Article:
• James Armstrong

Community development in Peru supported by local volunteers


PHOTO BY JAMES ARMSTRONG

The details of upcoming community development projects in Pucallpa, Peru were up for discussion in Hudson’s Pure Art boutique with (left to right) Robert McKinnon, Father Roland Demers, and Brigitte McKinnon.

This year, for the first time, Father Roland Demers will be joining the annual trip of Pure Art Foundation volunteers to Pucallpa, Peru. “It’s not my first time going to Peru, but the first time with Pure Art,” said Demers, the well-known priest of Saint Thomas Aquinas Church in Hudson. Demers is participating as a facilitator in developing a long-term plan for the Pure Art Foundation’s properties and holdings in Peru.

“We are incredibly happy that he is coming with us this year,” said Robert McKinnon who initiated the Foundation in 2005 with his wife Brigitte McKinnon. “If it hadn’t been for Fr. Demers, we might never have done this,” he added.

Robert explained the current ownership situation through a Peruvian human rights organization might not last forever. “We are exploring the possibility of a relationship with a congregation of missionary sisters in Lima,” he said, “and Father Demers is our introduction to that group.”

It was Demers who encouraged the McKinnon family to visit two young girls they had financially supported to attend school in Pucallpa during the early part of the decade. “He looked me in the eye and said, ‘This trip will change your life,’ and it did,” said Robert. What the family discovered was an ever-expanding slum filled with people with no hope. “These are people forgotten by the world and they have absolutely nothing,” he said.

Sustainable development

With the help of 65 volunteers from communities across the Vaudreuil-Soulanges region, the McKinnons are focused on initiating three projects for 2018 in the slums of Pucallpa: building a daycare centre in memory of their youngest son Ben McKinnon, constructing Hudson House #7, and organizing a sewing workshop with a fashion designer from Lima, Peru. It’s not a first-time trip for many of the volunteers. “It’s a community of proven volunteers,” said Robert adding the experienced volunteers provide invaluable information to those making the trip for the first time.

Daycare for children

“We will construct the foundations for the daycare on this trip,” said Brigitte, adding that building the rest will continue after the volunteers leave. She said the daycare has an essential role to play in supporting the sewing initiative that currently exists in the Hub of Hope where many of the families live.

“Many of the women learning to sew are mothers with young children,” said Brigitte. “Some of them are pregnant and they need a daycare for their children.”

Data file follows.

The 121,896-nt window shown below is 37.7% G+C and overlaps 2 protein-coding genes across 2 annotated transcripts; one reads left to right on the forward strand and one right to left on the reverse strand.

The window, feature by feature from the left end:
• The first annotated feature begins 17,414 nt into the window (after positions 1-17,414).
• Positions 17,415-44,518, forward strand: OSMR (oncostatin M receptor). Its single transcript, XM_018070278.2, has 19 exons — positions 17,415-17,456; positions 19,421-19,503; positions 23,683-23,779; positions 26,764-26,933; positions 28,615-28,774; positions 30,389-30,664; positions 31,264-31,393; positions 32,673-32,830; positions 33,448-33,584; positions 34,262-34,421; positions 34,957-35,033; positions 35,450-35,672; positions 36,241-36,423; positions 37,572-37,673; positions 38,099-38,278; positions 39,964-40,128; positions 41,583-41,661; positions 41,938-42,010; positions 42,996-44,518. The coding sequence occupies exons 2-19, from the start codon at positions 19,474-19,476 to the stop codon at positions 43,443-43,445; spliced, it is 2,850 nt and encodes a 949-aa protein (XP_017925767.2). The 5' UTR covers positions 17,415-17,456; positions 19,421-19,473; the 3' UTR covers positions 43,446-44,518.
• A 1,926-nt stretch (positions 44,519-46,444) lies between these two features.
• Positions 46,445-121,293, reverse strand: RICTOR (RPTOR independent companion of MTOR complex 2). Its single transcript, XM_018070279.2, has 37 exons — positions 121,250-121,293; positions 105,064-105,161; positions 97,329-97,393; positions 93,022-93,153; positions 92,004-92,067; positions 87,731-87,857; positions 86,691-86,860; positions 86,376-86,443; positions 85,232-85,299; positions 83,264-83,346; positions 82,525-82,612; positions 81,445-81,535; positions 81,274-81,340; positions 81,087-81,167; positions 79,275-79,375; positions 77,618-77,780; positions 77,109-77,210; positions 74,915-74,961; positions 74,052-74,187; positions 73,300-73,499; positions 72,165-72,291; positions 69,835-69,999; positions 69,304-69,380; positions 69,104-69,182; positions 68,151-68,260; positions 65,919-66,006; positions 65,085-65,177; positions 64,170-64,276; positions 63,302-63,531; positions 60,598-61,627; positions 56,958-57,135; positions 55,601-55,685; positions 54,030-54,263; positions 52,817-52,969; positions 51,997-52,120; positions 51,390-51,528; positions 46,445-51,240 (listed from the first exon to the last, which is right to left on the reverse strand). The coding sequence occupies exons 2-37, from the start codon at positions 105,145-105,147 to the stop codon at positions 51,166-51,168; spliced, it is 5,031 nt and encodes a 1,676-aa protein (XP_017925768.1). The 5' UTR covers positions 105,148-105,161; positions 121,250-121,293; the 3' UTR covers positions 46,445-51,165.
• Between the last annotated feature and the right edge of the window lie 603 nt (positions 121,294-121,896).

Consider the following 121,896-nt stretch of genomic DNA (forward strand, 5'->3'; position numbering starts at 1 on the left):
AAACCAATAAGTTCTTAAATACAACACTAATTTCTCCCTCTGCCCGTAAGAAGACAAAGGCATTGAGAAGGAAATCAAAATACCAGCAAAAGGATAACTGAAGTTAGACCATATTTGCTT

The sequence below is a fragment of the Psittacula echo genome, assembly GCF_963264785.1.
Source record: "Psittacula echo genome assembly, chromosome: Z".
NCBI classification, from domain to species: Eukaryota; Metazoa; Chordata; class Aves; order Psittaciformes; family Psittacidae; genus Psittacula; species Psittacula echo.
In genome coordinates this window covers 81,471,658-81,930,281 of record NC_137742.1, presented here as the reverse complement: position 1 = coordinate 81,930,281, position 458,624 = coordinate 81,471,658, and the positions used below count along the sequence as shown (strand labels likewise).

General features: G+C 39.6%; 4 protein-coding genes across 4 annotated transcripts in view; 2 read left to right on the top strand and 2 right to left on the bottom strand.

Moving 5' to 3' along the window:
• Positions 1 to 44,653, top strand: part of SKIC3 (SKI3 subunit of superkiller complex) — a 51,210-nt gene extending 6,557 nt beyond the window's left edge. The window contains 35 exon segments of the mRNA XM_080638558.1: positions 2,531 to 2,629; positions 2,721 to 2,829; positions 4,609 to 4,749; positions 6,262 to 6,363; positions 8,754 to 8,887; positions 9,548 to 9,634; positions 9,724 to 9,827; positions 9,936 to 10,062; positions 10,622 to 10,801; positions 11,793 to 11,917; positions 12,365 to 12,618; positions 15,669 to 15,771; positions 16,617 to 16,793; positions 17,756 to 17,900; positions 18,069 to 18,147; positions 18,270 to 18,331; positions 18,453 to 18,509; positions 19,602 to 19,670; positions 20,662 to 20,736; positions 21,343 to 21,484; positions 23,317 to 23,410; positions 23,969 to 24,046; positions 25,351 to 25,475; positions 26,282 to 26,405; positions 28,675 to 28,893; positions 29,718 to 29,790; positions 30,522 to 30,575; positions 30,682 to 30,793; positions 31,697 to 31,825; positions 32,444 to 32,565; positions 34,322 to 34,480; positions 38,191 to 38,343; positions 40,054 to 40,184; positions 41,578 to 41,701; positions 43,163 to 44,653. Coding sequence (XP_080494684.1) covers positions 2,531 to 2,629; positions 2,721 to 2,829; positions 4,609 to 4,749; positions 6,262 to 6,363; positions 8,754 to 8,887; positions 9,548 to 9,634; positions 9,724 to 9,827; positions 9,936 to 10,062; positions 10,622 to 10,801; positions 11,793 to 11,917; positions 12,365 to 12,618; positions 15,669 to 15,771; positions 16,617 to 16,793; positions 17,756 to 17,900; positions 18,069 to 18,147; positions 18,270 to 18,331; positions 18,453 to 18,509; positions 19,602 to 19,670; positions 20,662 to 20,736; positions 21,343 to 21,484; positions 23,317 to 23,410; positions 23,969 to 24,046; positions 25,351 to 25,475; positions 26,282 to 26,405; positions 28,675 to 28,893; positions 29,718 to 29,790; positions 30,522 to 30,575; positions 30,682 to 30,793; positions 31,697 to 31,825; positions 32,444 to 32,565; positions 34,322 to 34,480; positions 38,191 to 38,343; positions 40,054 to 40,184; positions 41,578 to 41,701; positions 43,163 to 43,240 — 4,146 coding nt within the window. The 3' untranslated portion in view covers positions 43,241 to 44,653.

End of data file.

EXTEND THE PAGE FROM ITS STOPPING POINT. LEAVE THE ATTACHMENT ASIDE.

The sewing initiative will provide a more structured learning environment for the children while their parents are learning a marketable skill. For the McKinnon family and friends, it is a way of creating a lasting tribute to Ben, who passed away in 2016 and who was deeply involved in the development of the Hub of Hope community.

Empowering women

“We have 40 women enrolled in the sewing program, every day, five days a week,” said Brigitte. The Sewing Initiative is a skill development and entrepreneurship program intended to empower women to become economically self-sufficient. With the assistance of fashion designer Annaïss Yucra Mancilla from Lima, Peru, the women will participate in a three-day workshop focusing on the development of two products they will produce for the Fair Trade market in Canada.

Building homes

Since 2005, the Foundation has built 28 homes in the Pucallpa slums that house as many families. This year will see the construction of Hudson House #7. “Our local community makes this happen,” said Robert. He described the uphill battle faced by the slum inhabitants. The landowners make a deal with the families squatting on the property. “They find work in the lumber industry or as car drivers and eventually raise enough money to buy the land,” he said. However, building a home is usually beyond their financial means and that is where the Foundation is able to help.

Fair Trade future

“It seems like a drop in the bucket, but that’s the whole point,” Robert noted. He and his family hope that Pure Art Foundation, and the Pure Art Boutique that supports the Foundation through the sale of Fair Trade products is a model that others will be able to reproduce for themselves.

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